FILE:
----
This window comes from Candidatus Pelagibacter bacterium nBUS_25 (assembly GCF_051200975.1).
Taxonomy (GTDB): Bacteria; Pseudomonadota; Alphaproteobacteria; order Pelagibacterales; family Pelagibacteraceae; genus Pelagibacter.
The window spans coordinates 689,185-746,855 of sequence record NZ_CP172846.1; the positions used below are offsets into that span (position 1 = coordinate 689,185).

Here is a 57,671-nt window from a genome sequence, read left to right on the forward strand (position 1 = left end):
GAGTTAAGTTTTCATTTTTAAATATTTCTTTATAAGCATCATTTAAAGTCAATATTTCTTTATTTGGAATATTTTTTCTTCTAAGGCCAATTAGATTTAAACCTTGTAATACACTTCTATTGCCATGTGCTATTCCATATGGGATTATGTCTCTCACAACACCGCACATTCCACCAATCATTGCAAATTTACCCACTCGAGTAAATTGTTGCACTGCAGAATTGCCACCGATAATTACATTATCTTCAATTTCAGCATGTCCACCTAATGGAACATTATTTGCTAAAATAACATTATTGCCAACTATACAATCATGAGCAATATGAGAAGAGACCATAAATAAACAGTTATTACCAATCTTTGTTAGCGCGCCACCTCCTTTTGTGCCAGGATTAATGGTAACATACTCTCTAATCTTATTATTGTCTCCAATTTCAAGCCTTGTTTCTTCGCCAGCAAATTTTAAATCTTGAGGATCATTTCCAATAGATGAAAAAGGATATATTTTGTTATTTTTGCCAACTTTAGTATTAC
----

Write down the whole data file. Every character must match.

This window comes from Candidatus Pelagibacter bacterium nBUS_25 (assembly GCF_051200975.1).
Taxonomy (GTDB): Bacteria; Pseudomonadota; Alphaproteobacteria; order Pelagibacterales; family Pelagibacteraceae; genus Pelagibacter.
The window spans coordinates 689,185-746,855 of sequence record NZ_CP172846.1; the positions used below are offsets into that span (position 1 = coordinate 689,185).

Here is a 57,671-nt window from a genome sequence, read left to right on the forward strand (position 1 = left end):
GAGTTAAGTTTTCATTTTTAAATATTTCTTTATAAGCATCATTTAAAGTCAATATTTCTTTATTTGGAATATTTTTTCTTCTAAGGCCAATTAGATTTAAACCTTGTAATACACTTCTATTGCCATGTGCTATTCCATATGGGATTATGTCTCTCACAACACCGCACATTCCACCAATCATTGCAAATTTACCCACTCGAGTAAATTGTTGCACTGCAGAATTGCCACCGATAATTACATTATCTTCAATTTCAGCATGTCCACCTAATGGAACATTATTTGCTAAAATAACATTATTGCCAACTATACAATCATGAGCAATATGAGAAGAGACCATAAATAAACAGTTATTACCAATCTTTGTTAGCGCGCCACCTCCTTTTGTGCCAGGATTAATGGTAACATACTCTCTAATCTTATTATTGTCTCCAATTTCAAGCCTTGTTTCTTCGCCAGCAAATTTTAAATCTTGAGGATCATTTCCAATAGATGAAAAAGGATATATTTTGTTATTTTTGCCAACTTTAGTATTAC